The Only Publication for the Nation's Waivered Buprenorphine Prescribers


Across the country, practitioners continue to respond to the national opioid epidemic, in part by applying for new buprenorphine waivers at a record pace. More practitioners have applied for and received Drug Addiction Treatment Act (DATA) waivers in the past 16 months than during any similar period in the history of the program, which dates to 2002.

This unprecedented growth in the number of new DATA–waivered practitioners owes greatly to the influx of nurse practitioners (NPs), physician assistants (PAs), and physicians who specialize in addiction and family medicine. As noted in the winter 2017 SAMHSA buprenorphine e-newsletter, previously certified NPs and PAs became eligible in February 2018 to apply to increase their DATA waiver limits to the 100-patient level. So far, more than 350 midlevel practitioners have used this new rule to become certified to provide buprenorphine treatment at the 100-patient level, greatly increasing the capacity for care in their communities. The influx of capacity from the NPs and PAs further supports the 43,000 physicians already eligible to treat patients at the 30-, 100-, and 275-patient levels.

Analysis shows that, based on recent averages, nearly 400 practitioners join the program or add capacity to their existing waivers each week.

Looking to apply for a DATA waiver, or to increase your current waiver level? Find out more from the SAMHSA website by clicking here.

Figure 1. Counts of DATA–Waivered Practitioners, as of June 4, 2018
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SAMHSA has supported data analysis to identify the areas of greatest need, partially in response to the finding of the President’s Commission on Combating Drug Addiction and the Opioid Crisis that federal agencies should be analyzing and sharing information about the crisis and collaborating on actions. With this call to action in mind, SAMHSA supported the analysis of locations of DATA–waivered practitioners, along with the analysis of Centers for Disease Control and Prevention (CDC) Wonder data on 2015 opioid overdose deaths. Both sets of data were then overlaid with rural and urban commuting area (known as RUCA) codes. The results showed that, in 2015, practitioners who were waivered at the 30-patient level or at the 100-patient level were heavily represented in the Northeast, the Southeast, and on the West Coast. DATA–waivered practitioners were not, however, well represented in Middle America, especially in rural areas (see Figure 2, below left).

A follow-up analysis found that the same pattern held true in 2017 (see Figure 3, below right). Part of this pattern is due to the lower density of populations in rural areas. Also, in more highly populated urban areas, high numbers of DATA–waivered practitioners might still not be adequate to meet the needs of the more numerous populations. Nevertheless, it is important to keep in mind that even with the addition of the 275-patient limit and the 275-emergency DATA waivers, as well as the addition of NPs and PAs, rural America still does not have adequate coverage.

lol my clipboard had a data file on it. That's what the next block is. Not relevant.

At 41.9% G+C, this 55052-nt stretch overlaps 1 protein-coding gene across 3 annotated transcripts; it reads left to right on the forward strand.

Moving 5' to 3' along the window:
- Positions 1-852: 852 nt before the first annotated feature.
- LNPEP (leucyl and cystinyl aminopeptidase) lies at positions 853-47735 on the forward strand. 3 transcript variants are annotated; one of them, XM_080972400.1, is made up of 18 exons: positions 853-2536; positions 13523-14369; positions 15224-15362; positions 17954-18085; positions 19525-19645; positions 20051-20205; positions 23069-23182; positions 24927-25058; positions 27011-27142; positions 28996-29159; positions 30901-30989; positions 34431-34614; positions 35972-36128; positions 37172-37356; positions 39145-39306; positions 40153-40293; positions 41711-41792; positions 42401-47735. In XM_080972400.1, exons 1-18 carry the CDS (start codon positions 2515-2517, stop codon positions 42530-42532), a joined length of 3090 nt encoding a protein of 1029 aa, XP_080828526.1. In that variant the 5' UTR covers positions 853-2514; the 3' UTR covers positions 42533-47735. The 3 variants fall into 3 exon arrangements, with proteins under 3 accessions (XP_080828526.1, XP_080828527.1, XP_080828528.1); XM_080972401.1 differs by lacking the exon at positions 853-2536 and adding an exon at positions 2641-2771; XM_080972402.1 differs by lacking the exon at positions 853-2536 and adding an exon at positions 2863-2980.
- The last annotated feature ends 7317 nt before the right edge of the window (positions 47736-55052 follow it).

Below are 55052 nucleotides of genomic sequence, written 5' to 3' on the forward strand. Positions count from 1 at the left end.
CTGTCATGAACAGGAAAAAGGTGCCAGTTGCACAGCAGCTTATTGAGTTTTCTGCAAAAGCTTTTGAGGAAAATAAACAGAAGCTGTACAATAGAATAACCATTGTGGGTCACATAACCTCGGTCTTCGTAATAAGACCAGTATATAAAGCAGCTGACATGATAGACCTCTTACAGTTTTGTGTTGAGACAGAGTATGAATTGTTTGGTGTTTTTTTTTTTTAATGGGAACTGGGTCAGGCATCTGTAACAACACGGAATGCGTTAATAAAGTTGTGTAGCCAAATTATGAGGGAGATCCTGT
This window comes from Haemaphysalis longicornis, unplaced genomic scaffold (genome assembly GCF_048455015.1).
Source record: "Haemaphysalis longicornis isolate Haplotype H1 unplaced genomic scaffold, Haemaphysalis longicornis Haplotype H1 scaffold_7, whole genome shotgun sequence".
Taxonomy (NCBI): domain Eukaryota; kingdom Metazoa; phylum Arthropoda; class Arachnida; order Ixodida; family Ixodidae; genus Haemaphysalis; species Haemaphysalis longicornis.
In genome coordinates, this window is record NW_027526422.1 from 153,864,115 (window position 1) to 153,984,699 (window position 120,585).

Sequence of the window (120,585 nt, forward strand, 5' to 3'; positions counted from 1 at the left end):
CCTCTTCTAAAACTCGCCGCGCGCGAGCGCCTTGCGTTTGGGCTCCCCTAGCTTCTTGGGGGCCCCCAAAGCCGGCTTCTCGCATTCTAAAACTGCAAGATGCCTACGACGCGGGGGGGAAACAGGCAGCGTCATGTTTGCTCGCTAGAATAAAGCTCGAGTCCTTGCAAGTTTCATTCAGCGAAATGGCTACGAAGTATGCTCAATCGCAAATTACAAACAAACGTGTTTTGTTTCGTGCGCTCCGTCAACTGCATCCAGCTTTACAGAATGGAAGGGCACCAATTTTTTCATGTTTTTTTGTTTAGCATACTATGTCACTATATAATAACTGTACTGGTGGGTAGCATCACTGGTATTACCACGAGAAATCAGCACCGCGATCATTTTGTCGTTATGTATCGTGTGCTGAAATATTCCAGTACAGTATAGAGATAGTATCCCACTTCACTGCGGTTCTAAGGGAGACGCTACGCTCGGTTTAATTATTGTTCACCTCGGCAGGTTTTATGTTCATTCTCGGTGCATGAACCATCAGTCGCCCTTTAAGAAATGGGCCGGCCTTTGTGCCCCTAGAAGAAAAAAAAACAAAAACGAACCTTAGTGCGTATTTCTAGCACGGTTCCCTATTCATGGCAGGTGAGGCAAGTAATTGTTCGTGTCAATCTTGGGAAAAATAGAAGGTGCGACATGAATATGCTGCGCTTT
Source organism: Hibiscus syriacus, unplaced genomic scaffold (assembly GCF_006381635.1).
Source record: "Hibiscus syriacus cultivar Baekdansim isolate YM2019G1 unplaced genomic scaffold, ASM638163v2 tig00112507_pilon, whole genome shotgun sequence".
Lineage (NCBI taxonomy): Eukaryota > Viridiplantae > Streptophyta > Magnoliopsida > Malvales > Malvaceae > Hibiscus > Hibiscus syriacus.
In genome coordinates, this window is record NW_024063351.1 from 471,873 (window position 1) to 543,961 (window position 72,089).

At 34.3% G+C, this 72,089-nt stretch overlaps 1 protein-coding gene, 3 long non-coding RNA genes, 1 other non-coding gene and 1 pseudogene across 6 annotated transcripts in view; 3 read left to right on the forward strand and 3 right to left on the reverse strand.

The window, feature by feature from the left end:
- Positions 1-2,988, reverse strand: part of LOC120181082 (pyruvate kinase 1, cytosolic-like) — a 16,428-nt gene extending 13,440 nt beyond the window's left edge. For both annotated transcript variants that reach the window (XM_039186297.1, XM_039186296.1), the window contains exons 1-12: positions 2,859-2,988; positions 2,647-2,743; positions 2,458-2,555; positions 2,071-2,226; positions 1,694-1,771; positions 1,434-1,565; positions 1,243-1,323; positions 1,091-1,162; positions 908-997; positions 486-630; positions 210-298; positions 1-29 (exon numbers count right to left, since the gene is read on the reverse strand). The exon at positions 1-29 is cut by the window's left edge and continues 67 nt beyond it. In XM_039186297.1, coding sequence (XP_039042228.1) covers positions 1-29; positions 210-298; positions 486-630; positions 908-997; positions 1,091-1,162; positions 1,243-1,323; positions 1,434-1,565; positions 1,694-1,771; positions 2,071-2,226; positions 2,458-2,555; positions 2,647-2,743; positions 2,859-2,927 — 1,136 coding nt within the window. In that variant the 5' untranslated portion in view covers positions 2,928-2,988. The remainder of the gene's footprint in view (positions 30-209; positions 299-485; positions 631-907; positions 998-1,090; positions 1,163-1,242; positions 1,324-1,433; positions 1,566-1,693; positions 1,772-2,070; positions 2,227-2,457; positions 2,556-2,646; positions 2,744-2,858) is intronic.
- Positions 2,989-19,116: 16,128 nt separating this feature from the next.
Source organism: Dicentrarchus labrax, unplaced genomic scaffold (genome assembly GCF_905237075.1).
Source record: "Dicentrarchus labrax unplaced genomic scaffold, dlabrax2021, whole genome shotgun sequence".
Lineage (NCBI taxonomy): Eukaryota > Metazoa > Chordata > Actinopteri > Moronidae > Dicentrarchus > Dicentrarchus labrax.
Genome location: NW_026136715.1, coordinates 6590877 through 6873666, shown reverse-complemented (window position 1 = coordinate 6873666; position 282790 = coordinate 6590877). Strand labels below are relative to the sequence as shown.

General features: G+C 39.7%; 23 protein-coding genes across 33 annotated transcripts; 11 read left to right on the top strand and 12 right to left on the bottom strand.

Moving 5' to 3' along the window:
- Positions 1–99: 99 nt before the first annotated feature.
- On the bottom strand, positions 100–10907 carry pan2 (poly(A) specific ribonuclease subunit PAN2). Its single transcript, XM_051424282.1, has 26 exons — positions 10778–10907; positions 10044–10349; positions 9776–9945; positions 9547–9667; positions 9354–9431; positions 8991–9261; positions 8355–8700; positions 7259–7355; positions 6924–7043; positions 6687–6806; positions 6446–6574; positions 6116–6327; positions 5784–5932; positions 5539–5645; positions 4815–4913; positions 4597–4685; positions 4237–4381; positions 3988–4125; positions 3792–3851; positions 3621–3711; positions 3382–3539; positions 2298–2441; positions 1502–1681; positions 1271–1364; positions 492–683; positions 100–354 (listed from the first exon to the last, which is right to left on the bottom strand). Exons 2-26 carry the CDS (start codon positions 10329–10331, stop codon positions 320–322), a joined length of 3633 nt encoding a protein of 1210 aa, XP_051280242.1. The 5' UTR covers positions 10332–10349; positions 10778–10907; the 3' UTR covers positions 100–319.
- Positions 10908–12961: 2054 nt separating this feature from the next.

Figures 2 and 3 (click on the figures to enlarge)
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Rural areas are not the only places where the rates of opioid overdose deaths are high and the need for waivered practitioners is great. According to CDC Wonder data for 2015, the five states with the highest rates of opioid overdose deaths, in order of need for additional waivered practitioners, were North Carolina, Kentucky, Ohio, West Virginia, and Tennessee. Even in urbanized states where the numbers of waivered practitioners are high, such as Massachusetts, the rates of overdose deaths can also be high.

To shed more light on the availability of waivered practitioners in states and counties throughout the nation, and on how they can more effectively target their efforts to address the opioid crisis, SAMHSA is now analyzing CDC’s 2016 mortality data on the underlying causes of death.

As noted above, practitioners are becoming certified to prescribe buprenorphine or adding capacity to their existing waivers rapidly. SAMHSA means to ensure that the momentum continues until the end of the opioid epidemic.

Stay tuned for further updates.

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Practitioners applying to treat, dispense, or prescribe buprenorphine for opioid dependence will be asked to fill out a Notification of Intent (NOI) form for certification.

When filling out your NOI, make sure to type your practicing address. If you mark the box giving consent to publish your address, you will want your practicing address (not your personal address) published.

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SAMHSA's Opioid Overdose Prevention Toolkit provides information to help those at risk avoid overdose and to educate families, communities, and health workers about the potential for overdose, as well as the dangers of opioid misuse and abuse.

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